Friday, January 16, 2009

Ferreting out truth about Vicks VapoRub

By Jim Heffernan

Word this month that Vicks VapoRub might be harmful to small children, especially if applied around the nose, must have shaken the long-held beliefs of people who have forced this smelly nostrum on their kids at the first sneeze of a cold.

We were Vicks VapoRub people when I was growing up, firmly believing that the menthol-gel would “cure” the common cold, and who cared that the Vick people didn’t even know how to use an apostrophe.

A recent study at Wake Forest University has found that putting Vicks on or in the noses of very small children – up to age 2 or so – could actually cause breathing problems, it was reported by the Washington Post and propagated on Minnesota Public Radio. They learned this by putting Vicks VapoRub on ferrets (honest). (This was also reported in the scientific journal “Chest,” a much more serious periodical than either Penthouse or Playboy, which nevertheless focus on similar things.)

Just think what a surprise it must have been to the poor ferrets, going about their business of ferreting things out, to have some guy (or gal) in a white lab coat stick Vicks VapoRub up their noses? Where’s PETA when they really need them?

But back to me.

I checked the Wikipedia entry on Vicks VapoRub before writing this and learned that it was concocted (my word) in the 1890s but really took off during the Spanish flu epidemic of 1918, when people thought it helped ward off the dreaded flu bug. This epidemic should not be confused with the Spanish fly epidemic of the 1950s

My parents lived through the flu epidemic (they weren’t Spanish) and probably put great faith in Vicks, maybe even using it themselves at the time. In any event, it was always in our medicine “chest” (not to be confused with the journal “Chest) at home when I was a child, and at the first sign of a cold, out it came and on it went – nose and throat with eyes and ears spared.

I hated it, but there’s little a child can do to fend off a parent intent on curing him or her of suspected ailments. Well, the child can run. In one Vicks episode I was wearing my new World War II official Navy sailor suit when my father attempted to corner me for the application of VapoRub. I ran. He chased. The sailor suit suffered – was ruined, actually. I probably got the cold.

We, like just about everyone in those days, used Vicks three main ways: 1) Smearing on the neck and chest; 2) smearing on the neck and chest with a rag – preferably a wool sock to enhance discomfort – wrapped around the neck, and 3) smearing also beneath the nostrils and even up into them. A fourth method, scooping globs of VapoRub into a sauce pan of boiling water and breathing in the menthol-laden steam, was also popular but it didn’t work any better than the other applications.

As I grew older and up, I came to believe in Vicks VapoRub, just like everybody else who didn’t know anything about medicine. Long after I shed my belief in Santa Claus, the Easter Bunny, the Tooth Fairy and all other fairies, guardian angels, the wily snipe, or that for every drop of rain a flower grows, I believed in Vicks VapoRub.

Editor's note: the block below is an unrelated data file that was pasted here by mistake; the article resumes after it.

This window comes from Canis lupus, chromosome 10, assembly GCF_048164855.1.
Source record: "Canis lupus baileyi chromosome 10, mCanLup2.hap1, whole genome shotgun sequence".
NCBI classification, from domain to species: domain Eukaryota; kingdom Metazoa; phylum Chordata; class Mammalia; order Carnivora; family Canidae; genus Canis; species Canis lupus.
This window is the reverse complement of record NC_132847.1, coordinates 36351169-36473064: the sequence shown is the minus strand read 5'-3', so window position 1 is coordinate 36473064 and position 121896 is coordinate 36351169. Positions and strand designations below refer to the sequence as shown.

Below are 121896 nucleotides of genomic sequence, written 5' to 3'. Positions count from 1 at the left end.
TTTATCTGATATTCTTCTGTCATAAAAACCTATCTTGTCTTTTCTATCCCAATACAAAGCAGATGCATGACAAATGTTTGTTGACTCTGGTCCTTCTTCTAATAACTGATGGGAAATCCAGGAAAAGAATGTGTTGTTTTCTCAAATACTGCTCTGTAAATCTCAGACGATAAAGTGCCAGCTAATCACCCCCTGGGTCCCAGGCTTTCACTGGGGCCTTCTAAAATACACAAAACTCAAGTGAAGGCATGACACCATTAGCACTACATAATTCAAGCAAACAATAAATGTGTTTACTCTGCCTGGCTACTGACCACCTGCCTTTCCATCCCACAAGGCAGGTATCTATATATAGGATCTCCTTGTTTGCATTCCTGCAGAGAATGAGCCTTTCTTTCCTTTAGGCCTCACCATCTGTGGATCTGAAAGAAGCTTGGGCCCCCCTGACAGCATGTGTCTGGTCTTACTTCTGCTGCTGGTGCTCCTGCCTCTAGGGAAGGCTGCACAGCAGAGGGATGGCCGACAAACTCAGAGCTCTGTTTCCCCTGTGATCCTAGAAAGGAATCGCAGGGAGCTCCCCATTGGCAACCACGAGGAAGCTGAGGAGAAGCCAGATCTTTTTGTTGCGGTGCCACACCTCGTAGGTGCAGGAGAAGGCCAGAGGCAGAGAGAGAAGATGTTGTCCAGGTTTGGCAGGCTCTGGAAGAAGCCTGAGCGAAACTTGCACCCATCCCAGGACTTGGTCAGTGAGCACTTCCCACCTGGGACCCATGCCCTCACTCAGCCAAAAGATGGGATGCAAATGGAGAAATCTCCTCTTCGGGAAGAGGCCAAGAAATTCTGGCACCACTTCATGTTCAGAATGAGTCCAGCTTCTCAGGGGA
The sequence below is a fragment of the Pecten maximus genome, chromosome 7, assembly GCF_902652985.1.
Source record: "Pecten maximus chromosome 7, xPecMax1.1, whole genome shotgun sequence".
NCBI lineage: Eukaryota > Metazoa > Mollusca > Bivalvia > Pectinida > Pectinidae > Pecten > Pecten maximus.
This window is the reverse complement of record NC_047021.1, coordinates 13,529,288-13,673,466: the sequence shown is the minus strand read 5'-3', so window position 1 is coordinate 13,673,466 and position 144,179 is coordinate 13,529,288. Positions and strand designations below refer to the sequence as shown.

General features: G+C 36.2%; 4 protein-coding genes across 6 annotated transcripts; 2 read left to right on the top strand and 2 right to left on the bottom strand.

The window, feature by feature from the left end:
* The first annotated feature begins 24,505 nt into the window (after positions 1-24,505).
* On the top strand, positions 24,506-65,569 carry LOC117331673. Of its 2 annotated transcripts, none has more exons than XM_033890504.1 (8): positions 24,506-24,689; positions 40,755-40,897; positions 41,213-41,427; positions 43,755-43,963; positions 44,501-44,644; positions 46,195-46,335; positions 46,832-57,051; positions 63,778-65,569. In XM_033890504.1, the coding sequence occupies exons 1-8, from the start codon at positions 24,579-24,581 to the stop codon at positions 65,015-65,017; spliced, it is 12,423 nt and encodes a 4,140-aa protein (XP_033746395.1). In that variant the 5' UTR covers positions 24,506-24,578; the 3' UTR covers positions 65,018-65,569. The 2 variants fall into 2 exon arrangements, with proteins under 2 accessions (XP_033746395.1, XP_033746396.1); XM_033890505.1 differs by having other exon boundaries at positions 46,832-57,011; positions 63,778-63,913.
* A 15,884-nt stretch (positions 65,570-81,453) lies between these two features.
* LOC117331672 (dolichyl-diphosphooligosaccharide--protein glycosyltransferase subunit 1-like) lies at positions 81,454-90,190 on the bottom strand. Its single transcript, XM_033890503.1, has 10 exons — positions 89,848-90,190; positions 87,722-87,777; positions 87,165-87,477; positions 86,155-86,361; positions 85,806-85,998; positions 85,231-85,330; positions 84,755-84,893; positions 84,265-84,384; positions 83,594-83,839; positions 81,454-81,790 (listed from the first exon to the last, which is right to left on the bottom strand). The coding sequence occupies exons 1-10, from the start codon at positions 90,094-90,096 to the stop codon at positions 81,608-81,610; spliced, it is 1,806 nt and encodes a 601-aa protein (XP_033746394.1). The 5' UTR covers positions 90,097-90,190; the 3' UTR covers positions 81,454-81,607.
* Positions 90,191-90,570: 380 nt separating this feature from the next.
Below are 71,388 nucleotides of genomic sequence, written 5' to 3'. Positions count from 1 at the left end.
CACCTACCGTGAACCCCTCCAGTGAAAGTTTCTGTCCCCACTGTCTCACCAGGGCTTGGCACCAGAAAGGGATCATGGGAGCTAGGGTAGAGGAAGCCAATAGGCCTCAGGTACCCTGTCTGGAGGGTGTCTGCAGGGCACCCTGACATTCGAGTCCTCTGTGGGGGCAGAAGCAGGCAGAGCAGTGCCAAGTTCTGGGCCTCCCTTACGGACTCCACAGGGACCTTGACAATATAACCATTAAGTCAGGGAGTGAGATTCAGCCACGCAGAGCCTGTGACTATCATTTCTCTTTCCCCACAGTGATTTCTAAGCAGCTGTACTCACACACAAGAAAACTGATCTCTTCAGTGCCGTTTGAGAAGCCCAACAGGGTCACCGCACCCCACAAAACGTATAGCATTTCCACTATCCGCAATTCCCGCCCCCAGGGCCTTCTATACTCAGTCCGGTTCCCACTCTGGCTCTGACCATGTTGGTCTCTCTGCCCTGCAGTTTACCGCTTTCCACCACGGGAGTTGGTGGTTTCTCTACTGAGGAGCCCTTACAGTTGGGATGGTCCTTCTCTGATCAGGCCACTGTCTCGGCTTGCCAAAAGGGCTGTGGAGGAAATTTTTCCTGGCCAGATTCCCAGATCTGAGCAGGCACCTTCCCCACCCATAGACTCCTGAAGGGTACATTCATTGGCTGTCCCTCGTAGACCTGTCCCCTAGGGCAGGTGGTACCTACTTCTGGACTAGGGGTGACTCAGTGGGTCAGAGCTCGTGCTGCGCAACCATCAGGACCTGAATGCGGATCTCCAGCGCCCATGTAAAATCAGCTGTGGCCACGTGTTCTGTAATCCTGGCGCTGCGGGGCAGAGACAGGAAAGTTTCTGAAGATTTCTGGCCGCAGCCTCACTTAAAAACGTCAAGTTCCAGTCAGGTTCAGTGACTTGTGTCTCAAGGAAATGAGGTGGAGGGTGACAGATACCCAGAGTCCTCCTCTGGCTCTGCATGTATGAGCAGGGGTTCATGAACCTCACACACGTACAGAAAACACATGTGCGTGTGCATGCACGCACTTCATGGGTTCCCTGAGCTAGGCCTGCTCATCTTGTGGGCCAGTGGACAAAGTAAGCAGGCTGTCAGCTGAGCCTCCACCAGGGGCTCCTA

It took a few hundred colds to make me realize that Vicks didn’t help cure them at all, and I finally gave up on it. Besides, it gooed up the hair on my chest (not to be confused with the journal “Chest”) in unsightly ways.

Obligatory disclaimer: The American College of Chest (not to be confused…well, you know) Physicians says parents should consult with a physician before administering any over-the-counter medicine to infants and young children. Furthermore the college says that all applications for admission have been filled through 2018 but that there are still openings at the Electoral College, although college isn’t for everybody.


Anonymous said...

Hi Jim
I was reading your blog this morning when my 15 month old grandson presented me with a small bottle of Vick's VapoRub. The little fellow managed to push open the door to Grandma's and Grandpa's room. His explorations produced a small blue bottle of VapoRub which with a big smile he presented to me. Watching all this with arched eyebrow (bad sign) is Grandma. "And where was Grandpa during Dylan's little search. Wasn't it your job to be watching him!" The temperature I'm sure dropped 60 degrees. Even the little guy shivered. I blamed it on you. Thanks
Erick H.

Jim Heffernan said...

Hello, Erick...Wow, quite the coincidence. I have some small grandchildren myself, so I know what you're talking about. Yeah, Vicks. Some say it's a good analgesic for muscle pain, which I suspect caused a jar to be in grandma and grandpa's room. Glad to have you as a reader of my blog. A shortened, somewhat changed, version of that VapoRub column will appear in the March issue of Duluth-Superior Magazine. I couldn't resist "spreading" it around a little more.
Thanks for writing. -- Jim

Kath1e said...

My Mother was such a beleiver that she made us swallow gobs of it!

Jim Heffernan said...

Hi Kathie, I just caught your comment on Vicks. I'd almost forgotten about that column. Glad to have been reminded. Like pizza, Vicks seems to be "rubbed" into the memories of so many of us (swallowed, in your case). I placed way too much stock in it at a far too advanced an age for a supposedly intelligent person. Well, intelligent enough to get by. Don't mean to brag. -- Jim